Kristy: It was definitely a moment! I wrote DEAR CAROLINA right after my son was born. My parents were staying with us, helping us get some sleep, and I could hear my son crying. So I got up, and, the second my dad handed him to me, he quit. I was holding him and we were staring at each other and I just remember having this moment and thinking, “I am a mother. I am someone’s mother. This is my child.” And then I remember thinking, “What would have to happen in your life for you to be able to give this person up? What would it be like to give away the most important part of yourself? And, on the flip side of that, what would it be like to adopt a baby knowing that your child would always have this deep biological connection with another woman.

The characters of Jodi and Khaki came to me then, and, as weird as it sounds, in those couple of seconds, I just knew what this whole story was. It was sort of like how people talk about their life flashing before their eyes, and it’s just an instant but they see the entirety of it laid out before them. That’s what the idea for this book was like.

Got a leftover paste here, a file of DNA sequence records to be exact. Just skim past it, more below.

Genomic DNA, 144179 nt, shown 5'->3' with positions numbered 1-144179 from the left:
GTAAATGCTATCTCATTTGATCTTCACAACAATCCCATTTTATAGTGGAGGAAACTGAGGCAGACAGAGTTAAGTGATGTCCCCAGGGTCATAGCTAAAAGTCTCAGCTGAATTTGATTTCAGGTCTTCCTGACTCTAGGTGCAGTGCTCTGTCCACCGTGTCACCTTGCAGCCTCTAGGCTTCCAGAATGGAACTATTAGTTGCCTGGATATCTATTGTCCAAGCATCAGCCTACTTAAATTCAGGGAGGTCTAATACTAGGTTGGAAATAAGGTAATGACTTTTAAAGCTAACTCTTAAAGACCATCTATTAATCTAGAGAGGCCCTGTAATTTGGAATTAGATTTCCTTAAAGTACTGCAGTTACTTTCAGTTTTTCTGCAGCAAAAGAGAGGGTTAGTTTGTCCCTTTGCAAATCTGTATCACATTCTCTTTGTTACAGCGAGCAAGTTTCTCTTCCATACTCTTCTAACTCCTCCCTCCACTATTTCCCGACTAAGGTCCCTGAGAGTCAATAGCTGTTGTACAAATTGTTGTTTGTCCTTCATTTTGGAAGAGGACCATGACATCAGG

I knew two things then: One, that making the decision to give up your child is the most selfless act and the greatest gift that one woman could give another. And two, I knew that that feeling a deep and almost heart-breaking love for your child didn’t have to do with giving birth. It came from that passionate knowledge that you would do anything to protect this person forever. And those two thoughts really drove the writing of this novel.

Amy: Some of my characters arrive with their names. For others I have to find the right name. How did you decide on the name Khaki?

Kristy: I love it! Thank you so much! Khaki is a fairly common nickname for Katherine, I guess, but I thought of this nickname in a more literal sense. (And her real name is Frances, not Katherine anyway!) We have several good friends who are farmers and a lot of them wear all-khaki outfits when they’re working. I could just picture this tiny girl, thinking her father hung the moon, riding around with him on the tractor in her all-khaki get-up too. And, since she and Graham have known each other for a long time, it seemed like it would be right for him to give her that name that stuck with her forever.

Amy: What’s your writing style? Do you outline? Wing it? Has your method changed since writing your debut novel?